One advantage of segmentectomy over lobectomy is that it spares pulmonary parenchyma. Therefore, in some scenarios in which wedge resection cannot provide an adequate operation, segmentectomy may be the most feasible surgical option for patients with pulmonary carcinoid or malignant tumors. However, as for primary lung cancer, the practical value of sublobar resection remains controversial. In 1995, a randomized trial performed by Ginsberg and Rubinstein8 showed that there was a significant threefold increase in the locoregional recurrence rate for the limited resection group, compared with the lobectomy treatment group. For these reasons, sublobar resections have been used as parenchymal sparing procedures in patients with significantly reduced pulmonary function. However, in the 1995 report a high percentage of patients in the sublobar resection group (32.8%) underwent a wedge resection. None of the data stratified by tumor diameter was further analyzed.8
Due to the dramatic development of radiographic technology, the diagnosis of small-sized peripheral NSCLC has been widely improved. Recently, several studies have revealed that for stage IA disease (≤2.0 cm), there was no significant difference between anatomic segmentectomy and lobectomy groups in long-term effects, demonstrating an 83.0%–96.7% 5-year survival of the former.6,9–12 The National Comprehensive Cancer Network guidelines suggest that anatomic segmentectomy is an option in some cases of early-stage peripheral pulmonary cancer. The criteria are as follows: first, patients with a comorbid disease or decreased cardiopulmonary function that may not tolerate lobectomy; second, tumors ≤2 cm, with one of the following conditions: adenocarcinoma in situ; ground-glass opacity ratio ≥50%; or CT follow-up showed a doubling time ≥400 days. To define whether or not segmental resection can be applied in a broader sense, we are looking forward to the results of two ongoing prospective randomized trials of lobar versus sublobar resection in patients with small peripheral NSCLC (≤2 cm).13,14
Thoracoscopic segmentectomy has produced smaller trauma, less postoperative pain, and better functional results.6 Previous research has shown that, as for stage IA NSCLC, the VATS segmentectomy showed no significant difference compared with lobectomy in terms of the number of groups undergoing lymph node resection, number of harvested lymph nodes, local recurrence, and survival rates.15,16 Compared with wedge resection, segmentectomy produced adequate margins, better lymphadenectomy between pulmonary lobes, lower recurrence rates, and a better 5-year survival rate.17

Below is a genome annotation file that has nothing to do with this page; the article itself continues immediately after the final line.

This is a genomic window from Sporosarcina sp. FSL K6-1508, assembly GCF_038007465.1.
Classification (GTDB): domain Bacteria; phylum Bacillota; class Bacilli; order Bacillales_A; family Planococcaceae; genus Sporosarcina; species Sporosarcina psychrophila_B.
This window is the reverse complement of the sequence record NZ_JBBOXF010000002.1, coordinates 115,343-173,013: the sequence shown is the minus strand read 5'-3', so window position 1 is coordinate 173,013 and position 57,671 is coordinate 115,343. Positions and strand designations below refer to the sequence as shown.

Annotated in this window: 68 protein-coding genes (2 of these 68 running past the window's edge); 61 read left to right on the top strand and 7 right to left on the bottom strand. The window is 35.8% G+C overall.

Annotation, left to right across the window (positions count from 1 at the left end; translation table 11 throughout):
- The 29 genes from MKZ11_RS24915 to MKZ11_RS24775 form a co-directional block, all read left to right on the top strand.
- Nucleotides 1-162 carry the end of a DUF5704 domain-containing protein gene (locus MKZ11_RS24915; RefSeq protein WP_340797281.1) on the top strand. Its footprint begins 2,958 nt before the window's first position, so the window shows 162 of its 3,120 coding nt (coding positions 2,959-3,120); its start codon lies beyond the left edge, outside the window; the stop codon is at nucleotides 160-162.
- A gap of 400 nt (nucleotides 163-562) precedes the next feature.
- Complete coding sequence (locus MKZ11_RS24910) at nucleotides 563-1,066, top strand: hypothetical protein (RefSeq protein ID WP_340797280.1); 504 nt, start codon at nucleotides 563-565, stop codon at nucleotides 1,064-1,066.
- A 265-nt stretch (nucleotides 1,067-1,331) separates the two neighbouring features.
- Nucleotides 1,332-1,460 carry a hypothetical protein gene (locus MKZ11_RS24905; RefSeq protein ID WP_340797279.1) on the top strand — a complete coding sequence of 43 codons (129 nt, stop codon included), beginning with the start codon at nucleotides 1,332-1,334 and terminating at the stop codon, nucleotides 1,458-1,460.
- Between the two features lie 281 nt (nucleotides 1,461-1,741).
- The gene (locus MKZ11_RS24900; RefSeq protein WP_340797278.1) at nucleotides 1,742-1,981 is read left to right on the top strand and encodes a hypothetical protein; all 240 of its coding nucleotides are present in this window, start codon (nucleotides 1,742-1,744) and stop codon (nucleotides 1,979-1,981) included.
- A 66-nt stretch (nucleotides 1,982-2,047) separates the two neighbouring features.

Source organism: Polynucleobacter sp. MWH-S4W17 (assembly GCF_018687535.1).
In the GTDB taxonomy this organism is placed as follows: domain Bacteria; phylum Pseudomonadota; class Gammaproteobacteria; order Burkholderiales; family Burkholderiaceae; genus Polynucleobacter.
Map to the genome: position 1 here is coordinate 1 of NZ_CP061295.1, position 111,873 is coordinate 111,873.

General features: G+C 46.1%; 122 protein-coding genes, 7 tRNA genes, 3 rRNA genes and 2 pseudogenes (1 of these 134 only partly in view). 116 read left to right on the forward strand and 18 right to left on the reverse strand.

Our contrastive study comparing segmentectomy and lobectomy (21 patients versus 61 patients) demonstrated that no extensive bleeding occurred and no conversion to thoracotomy was performed. The VATS segmentectomy group experienced reduced blood loss and faster recovery, causing shorter hospitalization and higher bed rotation and utilization rates. The postoperative complication rates, local recurrence rates, and 1-year survival rates were similar between the two groups. Thus, we can conclude that VATS segmentectomy shares the advantages (minimally invasive, safe, radical) of lobectomy in the treatment of solitary pulmonary nodules, with decreased blood loss and shorter hospital stays. It preserves long-term respiratory function in a minimally invasive way.18
The limitations of our study include the retrospective analysis and inherent differences in the tumor size and follow-up period between the two groups. Since there was no randomization in this study, selection bias by surgeons was possible. Another limitation is the relatively short period of follow-up to observe differences in local recurrence and overall survival between the two methods. Longer follow-up and increasing the number of patients in both groups may help us to further confirm these results.
VATS segmentectomy could be performed safely and is a method with a favorable 1-year survival. It may be the ideal surgical procedure for patients with solitary pulmonary nodules in early-stage lung cancer, especially for those with limited cardiopulmonary reserve or significant comorbidities.
The authors report no conflicts of interest in this work.